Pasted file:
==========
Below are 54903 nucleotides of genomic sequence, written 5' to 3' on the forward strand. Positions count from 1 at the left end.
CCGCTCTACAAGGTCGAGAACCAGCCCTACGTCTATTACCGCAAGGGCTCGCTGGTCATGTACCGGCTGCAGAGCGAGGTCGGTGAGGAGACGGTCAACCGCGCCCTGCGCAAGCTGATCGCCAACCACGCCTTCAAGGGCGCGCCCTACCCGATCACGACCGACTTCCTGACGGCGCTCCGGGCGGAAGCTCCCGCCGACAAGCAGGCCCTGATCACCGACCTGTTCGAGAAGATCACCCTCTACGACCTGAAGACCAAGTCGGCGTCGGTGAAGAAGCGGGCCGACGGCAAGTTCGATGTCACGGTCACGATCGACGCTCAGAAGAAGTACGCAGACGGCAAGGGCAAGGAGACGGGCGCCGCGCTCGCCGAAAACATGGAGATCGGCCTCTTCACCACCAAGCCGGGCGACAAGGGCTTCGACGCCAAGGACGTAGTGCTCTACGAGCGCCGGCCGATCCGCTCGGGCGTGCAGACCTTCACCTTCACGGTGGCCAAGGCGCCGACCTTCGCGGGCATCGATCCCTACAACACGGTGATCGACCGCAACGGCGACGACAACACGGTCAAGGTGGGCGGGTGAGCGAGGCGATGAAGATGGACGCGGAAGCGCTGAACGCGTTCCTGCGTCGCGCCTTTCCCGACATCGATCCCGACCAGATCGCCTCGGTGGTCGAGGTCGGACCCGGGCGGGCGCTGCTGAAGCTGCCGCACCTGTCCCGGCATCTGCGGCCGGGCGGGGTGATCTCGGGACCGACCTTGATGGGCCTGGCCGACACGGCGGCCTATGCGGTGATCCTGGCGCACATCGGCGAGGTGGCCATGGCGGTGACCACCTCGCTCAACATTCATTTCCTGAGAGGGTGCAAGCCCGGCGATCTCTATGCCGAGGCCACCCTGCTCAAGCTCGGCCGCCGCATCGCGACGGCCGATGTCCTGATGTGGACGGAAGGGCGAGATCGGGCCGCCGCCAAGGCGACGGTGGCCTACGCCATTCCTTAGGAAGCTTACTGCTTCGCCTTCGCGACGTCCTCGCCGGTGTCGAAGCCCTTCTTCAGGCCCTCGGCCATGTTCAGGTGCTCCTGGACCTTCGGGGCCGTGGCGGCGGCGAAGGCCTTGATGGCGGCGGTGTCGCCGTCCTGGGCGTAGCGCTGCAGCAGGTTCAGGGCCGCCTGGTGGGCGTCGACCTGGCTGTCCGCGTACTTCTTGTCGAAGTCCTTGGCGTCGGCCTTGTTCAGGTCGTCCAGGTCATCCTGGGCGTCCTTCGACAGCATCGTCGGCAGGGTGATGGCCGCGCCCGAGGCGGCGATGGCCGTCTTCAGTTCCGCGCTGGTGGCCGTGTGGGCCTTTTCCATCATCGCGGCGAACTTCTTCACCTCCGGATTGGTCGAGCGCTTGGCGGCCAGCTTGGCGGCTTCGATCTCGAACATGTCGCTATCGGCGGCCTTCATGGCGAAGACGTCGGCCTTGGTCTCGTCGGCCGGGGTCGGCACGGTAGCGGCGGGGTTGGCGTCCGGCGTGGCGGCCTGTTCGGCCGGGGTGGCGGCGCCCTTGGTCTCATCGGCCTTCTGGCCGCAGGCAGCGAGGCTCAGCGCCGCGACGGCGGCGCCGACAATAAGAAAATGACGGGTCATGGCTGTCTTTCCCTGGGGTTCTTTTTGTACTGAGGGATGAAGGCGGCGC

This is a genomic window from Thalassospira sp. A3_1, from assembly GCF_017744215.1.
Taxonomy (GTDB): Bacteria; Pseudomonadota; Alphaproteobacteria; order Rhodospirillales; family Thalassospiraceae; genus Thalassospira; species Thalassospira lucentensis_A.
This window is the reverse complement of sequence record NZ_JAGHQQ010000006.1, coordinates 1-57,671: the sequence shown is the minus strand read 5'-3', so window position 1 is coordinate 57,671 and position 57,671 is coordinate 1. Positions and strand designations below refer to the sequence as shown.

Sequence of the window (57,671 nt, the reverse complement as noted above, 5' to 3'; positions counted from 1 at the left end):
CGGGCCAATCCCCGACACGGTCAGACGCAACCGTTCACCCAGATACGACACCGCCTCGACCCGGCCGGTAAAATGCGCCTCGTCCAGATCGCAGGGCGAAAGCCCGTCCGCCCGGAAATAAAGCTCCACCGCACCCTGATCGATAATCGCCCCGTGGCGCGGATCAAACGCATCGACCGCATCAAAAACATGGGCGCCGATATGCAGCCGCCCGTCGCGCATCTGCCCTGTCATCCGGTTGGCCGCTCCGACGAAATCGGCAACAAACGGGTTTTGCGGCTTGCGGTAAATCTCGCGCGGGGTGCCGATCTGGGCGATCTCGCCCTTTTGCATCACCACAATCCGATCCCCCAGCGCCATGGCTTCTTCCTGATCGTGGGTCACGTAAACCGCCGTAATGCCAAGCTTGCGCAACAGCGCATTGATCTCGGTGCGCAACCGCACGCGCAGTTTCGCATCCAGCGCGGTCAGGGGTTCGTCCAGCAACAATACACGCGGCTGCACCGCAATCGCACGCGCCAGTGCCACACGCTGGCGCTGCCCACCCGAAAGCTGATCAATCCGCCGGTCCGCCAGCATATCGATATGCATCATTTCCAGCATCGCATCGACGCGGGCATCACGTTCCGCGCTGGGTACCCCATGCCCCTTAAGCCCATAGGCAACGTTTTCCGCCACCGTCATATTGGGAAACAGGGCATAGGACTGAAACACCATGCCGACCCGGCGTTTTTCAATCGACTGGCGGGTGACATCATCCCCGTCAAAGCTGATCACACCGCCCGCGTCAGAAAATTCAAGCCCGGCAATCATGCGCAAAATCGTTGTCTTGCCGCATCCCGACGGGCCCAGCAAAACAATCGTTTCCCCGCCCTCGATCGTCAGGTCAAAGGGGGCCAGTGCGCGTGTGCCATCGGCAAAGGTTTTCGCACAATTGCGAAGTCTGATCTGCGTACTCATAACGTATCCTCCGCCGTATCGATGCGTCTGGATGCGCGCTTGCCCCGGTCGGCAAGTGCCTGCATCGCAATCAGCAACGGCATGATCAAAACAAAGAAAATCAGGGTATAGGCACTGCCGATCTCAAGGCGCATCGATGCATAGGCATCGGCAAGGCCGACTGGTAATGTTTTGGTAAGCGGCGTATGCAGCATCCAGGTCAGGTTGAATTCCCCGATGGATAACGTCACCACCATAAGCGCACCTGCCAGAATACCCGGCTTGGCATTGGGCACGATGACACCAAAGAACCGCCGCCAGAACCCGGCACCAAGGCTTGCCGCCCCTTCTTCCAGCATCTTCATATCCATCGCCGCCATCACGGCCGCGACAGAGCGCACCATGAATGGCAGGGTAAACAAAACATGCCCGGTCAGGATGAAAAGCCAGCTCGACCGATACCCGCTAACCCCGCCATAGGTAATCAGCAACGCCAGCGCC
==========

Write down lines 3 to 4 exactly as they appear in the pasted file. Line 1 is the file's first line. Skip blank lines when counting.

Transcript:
This is a genomic window from Thalassospira sp. A3_1, from assembly GCF_017744215.1.
Taxonomy (GTDB): Bacteria; Pseudomonadota; Alphaproteobacteria; order Rhodospirillales; family Thalassospiraceae; genus Thalassospira; species Thalassospira lucentensis_A.